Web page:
As mentioned above, efforts have been made to unite the various opposition groups in Syria, but to no avail. The point I stress here is this. The minute the regime falls, these factions will descend upon Damascus and the divisions will exacerbate the issue for one very simple reason: no structure. The only group likely to benefit from this will be the Muslim Brotherhood and its associates. They will be successful on two counts. First, they are able to regroup and organize themselves very quickly, and do not have the degree of internal disputes that have been seen amongst the other opposition groups. A further reason lies within the heart of the politics of recognition in the Arab World. The MB has just moved from the actual struggle for recognition to the politics of recognition. The success of the MB in Egypt is the cornerstone of this path.
Aside from the internal dynamics, there are some pressing external factors that will decide the next phase of determining Syria’s future. For example, there are current protests sweeping through the Arab world about the insult to the prophet in a video, in tandem with the rhetoric of the American electoral debates that is focusing on who serves Israel better. The Democrats have emphasized their position in the platform with language that echoes phrases of “God-given” and “Jerusalem is and will remain the capital of Israel.” Such factors put Islam and the Muslim world on the defensive. The immediate representative of Islam as a political “force” is the MB.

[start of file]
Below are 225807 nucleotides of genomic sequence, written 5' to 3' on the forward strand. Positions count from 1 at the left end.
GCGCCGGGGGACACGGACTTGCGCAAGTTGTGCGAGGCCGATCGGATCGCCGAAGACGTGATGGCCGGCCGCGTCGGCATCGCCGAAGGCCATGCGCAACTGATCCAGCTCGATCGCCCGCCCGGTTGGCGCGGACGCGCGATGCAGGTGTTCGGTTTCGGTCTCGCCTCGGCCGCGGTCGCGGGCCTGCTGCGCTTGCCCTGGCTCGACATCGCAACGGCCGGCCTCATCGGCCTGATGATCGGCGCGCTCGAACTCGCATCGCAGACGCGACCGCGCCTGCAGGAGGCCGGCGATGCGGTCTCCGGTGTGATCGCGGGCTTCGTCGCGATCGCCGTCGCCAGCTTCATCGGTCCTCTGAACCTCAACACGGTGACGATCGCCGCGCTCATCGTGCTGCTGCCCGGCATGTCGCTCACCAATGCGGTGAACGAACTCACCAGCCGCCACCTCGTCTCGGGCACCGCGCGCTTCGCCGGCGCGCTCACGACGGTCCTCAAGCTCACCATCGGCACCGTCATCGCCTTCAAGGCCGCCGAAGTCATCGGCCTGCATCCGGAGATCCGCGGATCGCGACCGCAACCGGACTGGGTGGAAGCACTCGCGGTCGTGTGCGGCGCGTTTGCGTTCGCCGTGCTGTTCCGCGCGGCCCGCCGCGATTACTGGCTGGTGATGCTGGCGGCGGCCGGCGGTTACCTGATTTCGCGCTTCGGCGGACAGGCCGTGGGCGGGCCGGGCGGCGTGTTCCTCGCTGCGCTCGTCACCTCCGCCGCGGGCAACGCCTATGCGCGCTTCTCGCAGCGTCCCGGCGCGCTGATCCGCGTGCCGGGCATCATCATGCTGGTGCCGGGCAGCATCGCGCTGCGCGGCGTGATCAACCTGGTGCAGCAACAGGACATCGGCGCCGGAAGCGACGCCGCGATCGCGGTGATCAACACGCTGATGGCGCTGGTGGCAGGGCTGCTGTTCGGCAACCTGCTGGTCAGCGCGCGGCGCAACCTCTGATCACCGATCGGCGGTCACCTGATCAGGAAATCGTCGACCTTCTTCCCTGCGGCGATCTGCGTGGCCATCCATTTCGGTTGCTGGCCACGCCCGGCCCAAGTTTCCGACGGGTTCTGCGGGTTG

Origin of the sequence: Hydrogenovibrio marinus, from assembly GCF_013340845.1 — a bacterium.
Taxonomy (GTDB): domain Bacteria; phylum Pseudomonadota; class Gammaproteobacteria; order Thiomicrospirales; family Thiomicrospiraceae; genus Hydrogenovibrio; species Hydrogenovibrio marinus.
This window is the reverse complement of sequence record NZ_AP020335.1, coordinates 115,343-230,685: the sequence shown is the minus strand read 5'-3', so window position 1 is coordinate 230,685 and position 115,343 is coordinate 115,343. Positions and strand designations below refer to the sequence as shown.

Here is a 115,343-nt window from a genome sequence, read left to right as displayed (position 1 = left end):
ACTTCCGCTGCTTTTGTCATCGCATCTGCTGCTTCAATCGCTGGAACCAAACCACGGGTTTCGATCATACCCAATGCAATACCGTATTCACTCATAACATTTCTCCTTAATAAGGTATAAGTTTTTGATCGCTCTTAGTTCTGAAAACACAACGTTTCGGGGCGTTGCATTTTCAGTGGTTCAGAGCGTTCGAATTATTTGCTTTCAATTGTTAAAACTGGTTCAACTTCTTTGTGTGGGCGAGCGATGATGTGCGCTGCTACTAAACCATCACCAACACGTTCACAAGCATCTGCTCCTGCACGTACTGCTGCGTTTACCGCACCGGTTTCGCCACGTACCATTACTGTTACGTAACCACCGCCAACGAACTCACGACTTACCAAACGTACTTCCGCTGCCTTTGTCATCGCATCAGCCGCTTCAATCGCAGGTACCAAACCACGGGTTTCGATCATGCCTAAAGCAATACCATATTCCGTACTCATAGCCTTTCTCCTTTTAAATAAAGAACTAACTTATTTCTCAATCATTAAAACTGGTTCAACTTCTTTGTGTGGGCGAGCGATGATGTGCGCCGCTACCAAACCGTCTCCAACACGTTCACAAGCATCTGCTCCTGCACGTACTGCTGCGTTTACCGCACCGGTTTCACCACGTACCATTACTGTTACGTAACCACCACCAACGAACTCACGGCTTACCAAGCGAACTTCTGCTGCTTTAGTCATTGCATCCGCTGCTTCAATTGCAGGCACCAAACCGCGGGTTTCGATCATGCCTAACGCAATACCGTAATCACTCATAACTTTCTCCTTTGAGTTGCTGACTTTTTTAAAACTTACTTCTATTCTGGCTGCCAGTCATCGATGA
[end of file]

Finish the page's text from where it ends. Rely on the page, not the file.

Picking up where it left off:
I should mention here however that the nature of the success of the MB in Syria would be very different from what they achieved in Egypt. The conflict in Egypt was political in nature, and the Youth Movement there helped to give a human character to the uprising, and this was reflected in the swift move toward democratic elections and relative stability. The case in Syria does not run along parallel lines. Here the conflict is getting “barbarically” ideological, shifting the psyche of the nation toward a rather brutal nature. The Iranian interference and meddling in the affairs of already established governments in the Arab world is all the more evident and disturbing, and is already extending to meddling in Syrian affairs. The interference of Iran in the affairs of Syria will not cease, and is likely to take a nasty turn. Therefore, any future governing body in Syria—and this is most likely to be the MB—will have a tough ride in terms of achieving authority and stability, which in turn will impact the possibilities of destabilizing the MB altogether.
The conclusion to this state of affairs is that the realistic choice for the Syrian people is to sanction, if not embrace, what I will call “heavy-boots democracy” here. That is, to permit the rule of the army, or an army, to move the country toward a phase of democratization, if at all possible. The current opposition figures are more of a distraction and they are not actually productive in the process of freeing Syria from the grip of Assad. They will certainly not be an asset to the nation building of Syria when Assad is gone.
Nath Aldalala’a is an Associate Professor of International Relations and Cultural Studies at the American University in Dubai, United Arab Emirates. His forthcoming book is titled The Arab’s Decolonizing Process: Between Religion and Secular Ambitions. His e-mail address is [email protected]